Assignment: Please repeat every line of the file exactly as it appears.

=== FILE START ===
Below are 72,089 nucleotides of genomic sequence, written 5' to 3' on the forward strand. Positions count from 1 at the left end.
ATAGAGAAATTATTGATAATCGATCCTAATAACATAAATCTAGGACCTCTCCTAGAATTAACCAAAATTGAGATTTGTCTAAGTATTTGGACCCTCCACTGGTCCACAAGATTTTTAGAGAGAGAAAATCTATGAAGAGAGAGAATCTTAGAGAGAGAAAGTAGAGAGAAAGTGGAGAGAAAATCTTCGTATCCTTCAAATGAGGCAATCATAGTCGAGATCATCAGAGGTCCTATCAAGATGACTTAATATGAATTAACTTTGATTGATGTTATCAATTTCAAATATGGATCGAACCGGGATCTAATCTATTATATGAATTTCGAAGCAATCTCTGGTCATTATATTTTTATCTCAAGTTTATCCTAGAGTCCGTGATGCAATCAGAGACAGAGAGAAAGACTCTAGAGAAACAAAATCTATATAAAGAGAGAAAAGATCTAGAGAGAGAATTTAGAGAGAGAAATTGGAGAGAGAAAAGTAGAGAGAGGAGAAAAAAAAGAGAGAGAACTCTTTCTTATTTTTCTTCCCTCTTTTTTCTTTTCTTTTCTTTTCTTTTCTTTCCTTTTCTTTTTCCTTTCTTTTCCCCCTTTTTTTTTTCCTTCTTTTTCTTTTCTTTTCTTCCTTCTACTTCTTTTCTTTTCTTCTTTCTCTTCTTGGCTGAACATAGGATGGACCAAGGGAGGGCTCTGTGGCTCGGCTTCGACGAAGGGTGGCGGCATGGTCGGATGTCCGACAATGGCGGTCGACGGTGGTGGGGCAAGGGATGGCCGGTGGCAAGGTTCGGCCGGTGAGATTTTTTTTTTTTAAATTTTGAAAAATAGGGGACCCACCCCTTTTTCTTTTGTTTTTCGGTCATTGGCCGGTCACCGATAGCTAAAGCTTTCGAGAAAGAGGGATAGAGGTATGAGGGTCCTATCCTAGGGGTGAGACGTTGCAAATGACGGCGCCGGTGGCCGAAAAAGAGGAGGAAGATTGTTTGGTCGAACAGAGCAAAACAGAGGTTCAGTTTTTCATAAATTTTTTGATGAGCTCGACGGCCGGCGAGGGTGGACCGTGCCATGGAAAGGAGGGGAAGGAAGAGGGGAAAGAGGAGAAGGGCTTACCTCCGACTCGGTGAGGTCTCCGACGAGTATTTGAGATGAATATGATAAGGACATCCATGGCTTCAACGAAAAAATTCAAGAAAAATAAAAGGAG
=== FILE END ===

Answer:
Below are 72,089 nucleotides of genomic sequence, written 5' to 3' on the forward strand. Positions count from 1 at the left end.
ATAGAGAAATTATTGATAATCGATCCTAATAACATAAATCTAGGACCTCTCCTAGAATTAACCAAAATTGAGATTTGTCTAAGTATTTGGACCCTCCACTGGTCCACAAGATTTTTAGAGAGAGAAAATCTATGAAGAGAGAGAATCTTAGAGAGAGAAAGTAGAGAGAAAGTGGAGAGAAAATCTTCGTATCCTTCAAATGAGGCAATCATAGTCGAGATCATCAGAGGTCCTATCAAGATGACTTAATATGAATTAACTTTGATTGATGTTATCAATTTCAAATATGGATCGAACCGGGATCTAATCTATTATATGAATTTCGAAGCAATCTCTGGTCATTATATTTTTATCTCAAGTTTATCCTAGAGTCCGTGATGCAATCAGAGACAGAGAGAAAGACTCTAGAGAAACAAAATCTATATAAAGAGAGAAAAGATCTAGAGAGAGAATTTAGAGAGAGAAATTGGAGAGAGAAAAGTAGAGAGAGGAGAAAAAAAAGAGAGAGAACTCTTTCTTATTTTTCTTCCCTCTTTTTTCTTTTCTTTTCTTTTCTTTTCTTTCCTTTTCTTTTTCCTTTCTTTTCCCCCTTTTTTTTTTCCTTCTTTTTCTTTTCTTTTCTTCCTTCTACTTCTTTTCTTTTCTTCTTTCTCTTCTTGGCTGAACATAGGATGGACCAAGGGAGGGCTCTGTGGCTCGGCTTCGACGAAGGGTGGCGGCATGGTCGGATGTCCGACAATGGCGGTCGACGGTGGTGGGGCAAGGGATGGCCGGTGGCAAGGTTCGGCCGGTGAGATTTTTTTTTTTTAAATTTTGAAAAATAGGGGACCCACCCCTTTTTCTTTTGTTTTTCGGTCATTGGCCGGTCACCGATAGCTAAAGCTTTCGAGAAAGAGGGATAGAGGTATGAGGGTCCTATCCTAGGGGTGAGACGTTGCAAATGACGGCGCCGGTGGCCGAAAAAGAGGAGGAAGATTGTTTGGTCGAACAGAGCAAAACAGAGGTTCAGTTTTTCATAAATTTTTTGATGAGCTCGACGGCCGGCGAGGGTGGACCGTGCCATGGAAAGGAGGGGAAGGAAGAGGGGAAAGAGGAGAAGGGCTTACCTCCGACTCGGTGAGGTCTCCGACGAGTATTTGAGATGAATATGATAAGGACATCCATGGCTTCAACGAAAAAATTCAAGAAAAATAAAAGGAG